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Gotfried Percutaneous Compression Plating Compared with Sliding Hip Screw Fixation of Intertrochanteric Hip FracturesA Prospective Randomized Study
Edward Yang, MD1; Sheeraz Qureshi, MD, MBA2; Shawn Trokhan, MD2; David Joseph, MD1
1 Department of Orthopaedics, Elmhurst Hospital Center, 7901 Broadway, Elmhurst, NY 11373. E-mail address for E. Yang: yange@nychhc.org
2 Leni and Peter May Department of Orthopaedic Surgery, Mount Sinai School of Medicine, 5 East 98th Street, Box 1188, New York, NY 10029
View Disclosures and Other Information

Investigation performed at the Elmhurst Hospital Center, Elmhurst, New York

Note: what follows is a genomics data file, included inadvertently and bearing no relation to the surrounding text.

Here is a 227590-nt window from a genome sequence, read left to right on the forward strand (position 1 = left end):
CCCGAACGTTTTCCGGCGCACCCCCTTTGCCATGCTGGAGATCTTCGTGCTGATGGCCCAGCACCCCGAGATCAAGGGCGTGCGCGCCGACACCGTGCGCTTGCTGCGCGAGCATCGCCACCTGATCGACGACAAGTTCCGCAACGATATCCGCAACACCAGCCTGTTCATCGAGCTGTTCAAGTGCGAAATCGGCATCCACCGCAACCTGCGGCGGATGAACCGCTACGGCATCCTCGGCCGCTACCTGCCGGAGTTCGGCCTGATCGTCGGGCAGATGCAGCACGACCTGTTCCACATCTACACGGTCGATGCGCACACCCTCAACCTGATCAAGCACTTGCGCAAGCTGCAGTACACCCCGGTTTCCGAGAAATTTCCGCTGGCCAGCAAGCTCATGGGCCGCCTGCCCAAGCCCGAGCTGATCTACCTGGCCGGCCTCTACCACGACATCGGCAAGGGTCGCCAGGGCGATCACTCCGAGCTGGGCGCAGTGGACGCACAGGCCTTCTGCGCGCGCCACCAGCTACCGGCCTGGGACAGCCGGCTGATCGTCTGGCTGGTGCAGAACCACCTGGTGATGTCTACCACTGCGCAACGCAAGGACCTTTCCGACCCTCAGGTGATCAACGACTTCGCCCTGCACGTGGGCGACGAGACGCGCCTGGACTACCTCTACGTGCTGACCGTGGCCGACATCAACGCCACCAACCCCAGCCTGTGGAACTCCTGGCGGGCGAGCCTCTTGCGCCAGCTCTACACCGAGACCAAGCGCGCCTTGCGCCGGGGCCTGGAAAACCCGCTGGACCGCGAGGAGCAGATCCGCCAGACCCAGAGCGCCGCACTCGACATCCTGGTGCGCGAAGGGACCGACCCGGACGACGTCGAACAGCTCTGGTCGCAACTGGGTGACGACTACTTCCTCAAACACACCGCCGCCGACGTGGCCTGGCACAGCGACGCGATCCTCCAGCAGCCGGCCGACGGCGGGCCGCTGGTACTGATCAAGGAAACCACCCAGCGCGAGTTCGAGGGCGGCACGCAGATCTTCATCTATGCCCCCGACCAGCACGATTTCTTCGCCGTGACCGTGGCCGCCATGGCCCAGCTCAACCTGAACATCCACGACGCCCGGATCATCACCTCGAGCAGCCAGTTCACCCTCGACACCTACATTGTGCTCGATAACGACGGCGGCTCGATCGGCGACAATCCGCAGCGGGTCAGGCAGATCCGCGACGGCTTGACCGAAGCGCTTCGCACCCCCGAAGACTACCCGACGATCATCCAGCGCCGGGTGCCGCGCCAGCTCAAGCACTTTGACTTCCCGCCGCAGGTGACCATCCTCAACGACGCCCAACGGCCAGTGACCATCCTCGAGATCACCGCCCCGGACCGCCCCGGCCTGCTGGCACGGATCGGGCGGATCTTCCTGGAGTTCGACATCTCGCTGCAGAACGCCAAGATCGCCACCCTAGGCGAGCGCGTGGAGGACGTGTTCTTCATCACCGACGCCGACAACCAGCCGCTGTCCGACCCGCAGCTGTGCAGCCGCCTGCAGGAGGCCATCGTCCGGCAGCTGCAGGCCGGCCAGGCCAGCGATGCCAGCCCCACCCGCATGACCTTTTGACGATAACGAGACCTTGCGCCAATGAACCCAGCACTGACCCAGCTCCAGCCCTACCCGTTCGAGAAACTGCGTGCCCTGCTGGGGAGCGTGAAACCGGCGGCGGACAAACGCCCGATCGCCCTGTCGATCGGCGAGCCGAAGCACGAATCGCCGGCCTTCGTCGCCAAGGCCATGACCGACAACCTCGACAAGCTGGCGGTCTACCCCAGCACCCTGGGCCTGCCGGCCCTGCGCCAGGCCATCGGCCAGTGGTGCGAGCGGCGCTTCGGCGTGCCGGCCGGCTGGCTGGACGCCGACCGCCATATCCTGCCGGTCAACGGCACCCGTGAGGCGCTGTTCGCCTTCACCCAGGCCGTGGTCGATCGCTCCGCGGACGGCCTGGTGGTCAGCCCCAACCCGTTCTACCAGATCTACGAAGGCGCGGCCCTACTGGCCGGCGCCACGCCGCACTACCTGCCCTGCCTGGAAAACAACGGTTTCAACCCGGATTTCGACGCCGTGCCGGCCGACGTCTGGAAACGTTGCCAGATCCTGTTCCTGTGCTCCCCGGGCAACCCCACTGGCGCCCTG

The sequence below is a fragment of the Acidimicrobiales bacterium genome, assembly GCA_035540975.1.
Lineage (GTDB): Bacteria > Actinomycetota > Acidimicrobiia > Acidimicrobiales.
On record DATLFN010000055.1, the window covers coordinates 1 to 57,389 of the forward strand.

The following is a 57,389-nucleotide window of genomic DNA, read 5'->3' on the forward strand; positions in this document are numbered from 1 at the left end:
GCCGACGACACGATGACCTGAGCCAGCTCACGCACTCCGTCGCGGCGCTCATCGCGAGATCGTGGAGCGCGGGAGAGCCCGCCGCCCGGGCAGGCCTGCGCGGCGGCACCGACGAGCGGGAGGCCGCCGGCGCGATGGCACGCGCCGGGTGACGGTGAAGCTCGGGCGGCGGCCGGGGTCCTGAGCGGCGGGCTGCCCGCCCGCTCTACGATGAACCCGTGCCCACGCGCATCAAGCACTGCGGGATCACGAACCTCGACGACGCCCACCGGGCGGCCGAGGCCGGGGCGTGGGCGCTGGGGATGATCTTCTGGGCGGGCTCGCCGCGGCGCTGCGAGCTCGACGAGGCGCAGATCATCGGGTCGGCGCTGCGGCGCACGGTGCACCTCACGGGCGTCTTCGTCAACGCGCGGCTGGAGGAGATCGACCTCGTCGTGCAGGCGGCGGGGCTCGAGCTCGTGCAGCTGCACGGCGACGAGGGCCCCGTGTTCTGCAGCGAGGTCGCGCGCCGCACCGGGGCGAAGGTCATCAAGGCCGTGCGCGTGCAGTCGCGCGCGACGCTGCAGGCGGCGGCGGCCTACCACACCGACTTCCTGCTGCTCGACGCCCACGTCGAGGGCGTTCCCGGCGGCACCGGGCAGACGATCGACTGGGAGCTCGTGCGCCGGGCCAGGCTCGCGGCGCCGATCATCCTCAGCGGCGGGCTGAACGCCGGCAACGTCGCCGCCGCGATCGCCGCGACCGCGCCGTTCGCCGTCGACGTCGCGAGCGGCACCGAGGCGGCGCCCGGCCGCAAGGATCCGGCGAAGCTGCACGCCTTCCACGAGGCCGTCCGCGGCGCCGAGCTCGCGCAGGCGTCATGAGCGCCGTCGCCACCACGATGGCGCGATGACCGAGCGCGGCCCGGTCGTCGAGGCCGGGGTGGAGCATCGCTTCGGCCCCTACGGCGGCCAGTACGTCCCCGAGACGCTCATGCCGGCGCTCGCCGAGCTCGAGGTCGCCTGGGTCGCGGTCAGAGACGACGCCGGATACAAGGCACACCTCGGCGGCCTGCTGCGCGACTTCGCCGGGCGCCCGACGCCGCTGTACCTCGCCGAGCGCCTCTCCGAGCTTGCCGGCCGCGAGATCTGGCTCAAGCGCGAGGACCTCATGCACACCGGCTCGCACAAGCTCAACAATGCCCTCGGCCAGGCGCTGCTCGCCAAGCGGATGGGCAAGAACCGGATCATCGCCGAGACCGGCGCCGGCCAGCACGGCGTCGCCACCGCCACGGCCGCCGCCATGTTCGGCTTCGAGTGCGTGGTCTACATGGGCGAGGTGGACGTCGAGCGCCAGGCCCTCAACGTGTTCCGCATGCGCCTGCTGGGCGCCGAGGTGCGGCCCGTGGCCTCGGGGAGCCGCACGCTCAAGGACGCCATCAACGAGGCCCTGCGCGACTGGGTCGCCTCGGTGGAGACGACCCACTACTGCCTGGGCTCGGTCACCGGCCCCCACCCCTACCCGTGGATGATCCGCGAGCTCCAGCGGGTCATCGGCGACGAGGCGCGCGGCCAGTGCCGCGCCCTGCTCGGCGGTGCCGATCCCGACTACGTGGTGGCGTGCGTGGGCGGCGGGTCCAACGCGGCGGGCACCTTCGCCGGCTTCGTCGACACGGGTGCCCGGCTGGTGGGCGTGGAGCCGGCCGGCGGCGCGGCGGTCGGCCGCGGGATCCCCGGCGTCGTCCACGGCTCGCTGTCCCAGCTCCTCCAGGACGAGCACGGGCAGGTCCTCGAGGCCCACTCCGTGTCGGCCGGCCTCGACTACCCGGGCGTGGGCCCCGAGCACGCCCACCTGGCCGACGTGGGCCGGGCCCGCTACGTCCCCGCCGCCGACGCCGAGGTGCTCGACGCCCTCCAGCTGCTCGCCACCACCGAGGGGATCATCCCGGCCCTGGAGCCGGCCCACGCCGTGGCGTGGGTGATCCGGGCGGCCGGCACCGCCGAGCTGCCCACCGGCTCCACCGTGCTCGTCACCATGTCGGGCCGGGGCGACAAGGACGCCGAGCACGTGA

Disclosure: The authors did not receive any outside funding or grants in support of their research for or preparation of this work. One or more of the authors, or a member of his or her immediate family, received, in any one year, payments or other benefits of less than $10,000 or a commitment or agreement to provide such benefits from commercial entities (Synthes, Orthofix, Smith & Nephew, and Stryker). The Department of Orthopaedic Surgery received educational funding for one year in excess of $10,000.

Copyright © 2011 by The Journal of Bone and Joint Surgery, Inc.
J Bone Joint Surg Am, 2011 May 18;93(10):942-947. doi: 10.2106/JBJS.I.00849
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Abstract

Background: 

The use of a Gotfried percutaneous compression plate provides a minimally invasive technique for the fixation of intertrochanteric proximal femoral fractures. The purpose of this study was to determine if the percutaneous compression plate provided advantages compared with the sliding hip screw for treatment of A1 and A2 AO/OTA intertrochanteric proximal femoral fractures.

Methods: